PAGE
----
The day is cold, and dark, and dreary;
It rains, and the wind is never weary;
The vine still clings to the mouldering wall,
But at every gust the dead leaves fall,
And the day is dark and dreary.
—Longfellow, “The Rainy Day”
In New York, the foreseeable future is unremittingly gray. (That’s not strictly true; there’s one lone “sunshine” icon in the ten-day forecast, which otherwise is a vertical column of rain clouds and two midweek bashful suns.) In short, it’s dirty weather. Weather that, in a perfect world, would find us turning to hot-water bottles and cozy reads and stupid movies and, I don’t know, stews, but that more often means trudging through subways smelling of wet dog and never quite getting your feet warm.
Such a grim outlook calls for a lot of things. (Personally, I’m a great believer in the palliative effects of a bright-orange towel, but then I also own a Feel-Good Candle, so.) But one great reliable is Mark Twain. So if you’re feeling dreary and blue and chilly, do yourself a favor and read his “Toast: The Babies,” which is exactly what it sounds like, and furthermore can be read from your desk.
Twain, of course, was much in demand as a humorous public speaker; in our time, he would unquestionably have hosted the White House Correspondents’ dinner. In an age when formal occasions—the meetings of clubs and societies, fund-raising dinners, salutes to great men—called for portentous and/or witty speeches, Twain was such a get, and such a ham, that he’d often run himself ragged and hoarse with engagements. It took time: not just the writing (which was a meticulous process) but the preparation and memorization of sometimes lengthy pieces, performed at dinners that could run to eight hours and twenty speeches.
The setting for Twain’s “Babies” toast could hardly have been less congruous: it happened at three thirty in the morning (there had been fourteen other speakers) at an 1879 gathering of Union veterans to honor Ulysses S. Grant at Chicago’s Palmer House. After toasts like “The Officers and Soldiers of the Mexican War,” “The Navy,” “The Army of the Cumberland and its Leader, the Rock of Chickamauga: Their Glory Can Never Fade,” and “The Volunteer Soldiers of the Union Army, whose valorous patriotism saved to the world a Government of the people, by the people and for the people,” Twain’s must have come as a pleasant shock.
“We have not all been generals, or poets, or statesmen; but when the toast works down to the babies, we stand on common ground,” he says. “It is a shame that for a thousand years the world’s banquets have utterly ignored the baby, as if he didn’t amount to anything.”
Twain presents the baby in military terms: as the ultimate commanding officer, a brilliant tactician, a superior who demands complete obedience and inspires total devotion:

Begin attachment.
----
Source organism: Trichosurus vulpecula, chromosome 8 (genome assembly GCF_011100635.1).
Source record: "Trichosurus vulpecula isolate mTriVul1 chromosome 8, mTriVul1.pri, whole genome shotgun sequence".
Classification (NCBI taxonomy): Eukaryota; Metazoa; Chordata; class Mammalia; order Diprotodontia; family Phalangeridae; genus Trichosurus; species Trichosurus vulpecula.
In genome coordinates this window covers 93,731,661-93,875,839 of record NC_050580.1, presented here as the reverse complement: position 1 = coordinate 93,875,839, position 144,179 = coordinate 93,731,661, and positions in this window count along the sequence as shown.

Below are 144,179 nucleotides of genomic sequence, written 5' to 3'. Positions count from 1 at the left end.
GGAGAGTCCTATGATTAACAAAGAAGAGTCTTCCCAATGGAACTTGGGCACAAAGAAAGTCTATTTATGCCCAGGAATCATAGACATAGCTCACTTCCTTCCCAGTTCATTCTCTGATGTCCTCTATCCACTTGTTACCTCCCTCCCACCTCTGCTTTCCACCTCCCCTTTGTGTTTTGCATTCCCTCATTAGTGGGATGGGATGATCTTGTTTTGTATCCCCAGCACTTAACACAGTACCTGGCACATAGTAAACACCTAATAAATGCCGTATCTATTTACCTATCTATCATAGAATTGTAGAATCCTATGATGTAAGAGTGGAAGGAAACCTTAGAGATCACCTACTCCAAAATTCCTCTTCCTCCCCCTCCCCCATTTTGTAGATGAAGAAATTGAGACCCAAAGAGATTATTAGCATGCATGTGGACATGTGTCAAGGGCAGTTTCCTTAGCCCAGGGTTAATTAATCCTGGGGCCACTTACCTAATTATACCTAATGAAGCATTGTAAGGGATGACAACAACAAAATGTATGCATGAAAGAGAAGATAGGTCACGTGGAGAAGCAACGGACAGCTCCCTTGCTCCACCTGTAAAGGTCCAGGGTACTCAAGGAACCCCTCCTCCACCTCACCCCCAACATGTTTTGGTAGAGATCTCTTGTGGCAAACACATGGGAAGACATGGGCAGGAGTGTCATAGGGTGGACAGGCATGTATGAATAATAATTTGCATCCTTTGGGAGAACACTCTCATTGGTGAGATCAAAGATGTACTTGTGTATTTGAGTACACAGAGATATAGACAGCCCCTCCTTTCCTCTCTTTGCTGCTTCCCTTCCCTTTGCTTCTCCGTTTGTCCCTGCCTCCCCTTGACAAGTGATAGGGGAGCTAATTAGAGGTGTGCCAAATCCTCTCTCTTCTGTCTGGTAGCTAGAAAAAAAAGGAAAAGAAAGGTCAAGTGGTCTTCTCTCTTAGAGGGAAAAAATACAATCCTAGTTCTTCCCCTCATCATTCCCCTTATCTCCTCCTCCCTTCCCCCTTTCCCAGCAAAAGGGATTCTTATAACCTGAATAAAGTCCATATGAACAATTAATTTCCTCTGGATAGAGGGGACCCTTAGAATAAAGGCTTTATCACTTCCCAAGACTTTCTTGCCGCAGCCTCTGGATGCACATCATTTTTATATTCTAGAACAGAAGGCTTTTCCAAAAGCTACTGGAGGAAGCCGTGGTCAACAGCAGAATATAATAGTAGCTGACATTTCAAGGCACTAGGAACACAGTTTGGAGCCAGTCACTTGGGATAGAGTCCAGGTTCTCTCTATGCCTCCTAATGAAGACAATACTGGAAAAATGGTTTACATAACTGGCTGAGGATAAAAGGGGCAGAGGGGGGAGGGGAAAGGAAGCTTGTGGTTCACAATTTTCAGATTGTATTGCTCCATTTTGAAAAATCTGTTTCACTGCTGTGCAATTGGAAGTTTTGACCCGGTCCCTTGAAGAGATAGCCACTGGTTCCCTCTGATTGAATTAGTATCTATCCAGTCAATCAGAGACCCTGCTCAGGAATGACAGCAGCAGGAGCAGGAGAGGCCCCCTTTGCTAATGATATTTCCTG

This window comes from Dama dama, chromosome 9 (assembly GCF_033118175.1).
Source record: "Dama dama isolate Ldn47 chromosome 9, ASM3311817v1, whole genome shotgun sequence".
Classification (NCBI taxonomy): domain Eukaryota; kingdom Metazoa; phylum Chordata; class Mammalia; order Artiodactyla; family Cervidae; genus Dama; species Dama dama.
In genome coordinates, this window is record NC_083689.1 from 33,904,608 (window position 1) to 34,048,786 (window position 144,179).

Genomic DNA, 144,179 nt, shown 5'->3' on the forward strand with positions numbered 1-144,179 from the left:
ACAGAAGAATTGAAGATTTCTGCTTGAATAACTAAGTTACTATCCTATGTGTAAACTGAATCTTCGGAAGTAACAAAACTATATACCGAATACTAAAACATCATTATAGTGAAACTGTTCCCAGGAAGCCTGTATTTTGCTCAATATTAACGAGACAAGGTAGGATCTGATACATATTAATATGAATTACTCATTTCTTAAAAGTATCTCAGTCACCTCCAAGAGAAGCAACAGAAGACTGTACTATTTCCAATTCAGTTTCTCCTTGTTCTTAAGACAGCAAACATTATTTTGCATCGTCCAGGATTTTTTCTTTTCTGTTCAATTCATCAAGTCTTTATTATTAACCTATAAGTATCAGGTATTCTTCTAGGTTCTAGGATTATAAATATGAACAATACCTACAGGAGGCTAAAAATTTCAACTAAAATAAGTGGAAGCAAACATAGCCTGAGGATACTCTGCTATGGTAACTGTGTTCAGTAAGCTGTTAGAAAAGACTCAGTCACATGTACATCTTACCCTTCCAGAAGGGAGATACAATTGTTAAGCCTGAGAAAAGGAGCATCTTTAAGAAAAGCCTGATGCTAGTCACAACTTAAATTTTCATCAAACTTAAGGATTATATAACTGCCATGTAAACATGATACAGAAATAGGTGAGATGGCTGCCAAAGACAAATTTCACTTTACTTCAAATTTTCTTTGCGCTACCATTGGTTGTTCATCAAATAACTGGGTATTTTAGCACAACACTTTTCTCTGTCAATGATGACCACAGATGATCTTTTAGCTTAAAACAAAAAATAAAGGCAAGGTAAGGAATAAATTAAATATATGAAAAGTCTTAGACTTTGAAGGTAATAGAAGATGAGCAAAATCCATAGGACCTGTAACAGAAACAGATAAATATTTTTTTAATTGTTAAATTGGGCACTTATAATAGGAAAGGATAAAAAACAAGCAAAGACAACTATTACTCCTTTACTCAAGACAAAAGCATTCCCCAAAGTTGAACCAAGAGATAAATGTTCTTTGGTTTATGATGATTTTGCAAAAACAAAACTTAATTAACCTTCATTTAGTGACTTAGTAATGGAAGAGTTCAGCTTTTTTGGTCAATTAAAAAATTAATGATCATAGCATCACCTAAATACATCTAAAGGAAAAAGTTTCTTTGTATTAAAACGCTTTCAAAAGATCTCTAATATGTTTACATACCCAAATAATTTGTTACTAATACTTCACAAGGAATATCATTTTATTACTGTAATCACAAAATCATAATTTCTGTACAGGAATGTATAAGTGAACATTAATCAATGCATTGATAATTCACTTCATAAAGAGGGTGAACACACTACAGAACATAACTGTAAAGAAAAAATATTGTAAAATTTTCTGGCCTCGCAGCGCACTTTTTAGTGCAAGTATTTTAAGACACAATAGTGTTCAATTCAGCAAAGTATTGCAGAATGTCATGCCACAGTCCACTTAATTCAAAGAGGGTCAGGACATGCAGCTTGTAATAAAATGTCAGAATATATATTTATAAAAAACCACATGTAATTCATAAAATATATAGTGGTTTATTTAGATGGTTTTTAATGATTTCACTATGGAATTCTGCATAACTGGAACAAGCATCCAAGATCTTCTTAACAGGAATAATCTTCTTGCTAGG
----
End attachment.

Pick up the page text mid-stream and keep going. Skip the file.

One baby can furnish more business than you and your whole Interior Department can attend to. He is enterprising, irrepressible, brimful of lawless activities. Do what you please, you can’t make him stay on the reservation. Sufficient unto the day is one baby.
Babies aside, there’s still a subtle gravitas to the speech, an ashes-to-ashes philosophical quality that acknowledges the passage of time, the march to the grave, the ignominious ends and beginnings we all share. After we are dead, he says, a current baby will be a distinguished leader. In one card a statesman, in another, an astronomer.
And in still one more cradle, somewhere under the flag, the future illustrious commander in chief of the American armies is so little burdened with his approaching grandeurs and responsibilities as to be giving his whole strategic mind at this moment to trying to find out some way to get his big toe into his mouth—an achievement which, meaning no disrespect, the illustrious guest of this evening turned his entire attention to some fifty-six years ago; and if the child is but a prophecy of the man, there are mighty few who will doubt he succeeded.
It killed; they loved it. “[Laughter and applause.]” reported the New York Times. It’s true, Twain had a good slot—relief, hysteria, and considerable brandy must have increased the six hundred guests’ appetite for hilarity—but that’s toast mastery. Not only did Twain entertain and engage, but he seems to have kept himself, as always, from getting bored. What’s especially interesting (at least for those of us who think baby obsession is a product of our times) is to remember that parents’ lives have always revolved around them, and we were all babies, and we’ll all die. And in the meantime, the rain can drizzle and the wind can blow and we can take comfort in the fact that we’re not at an eight-hour dinner listening to fifteen speakers, and can read only the best, and shortest, toast from the comfort of our own desks. (And if only Schadenfreude will cheer you up, remember: sometimes Twain bombed, too.)
Sadie Stein is contributing editor of The Paris Review, and the Daily’s correspondent.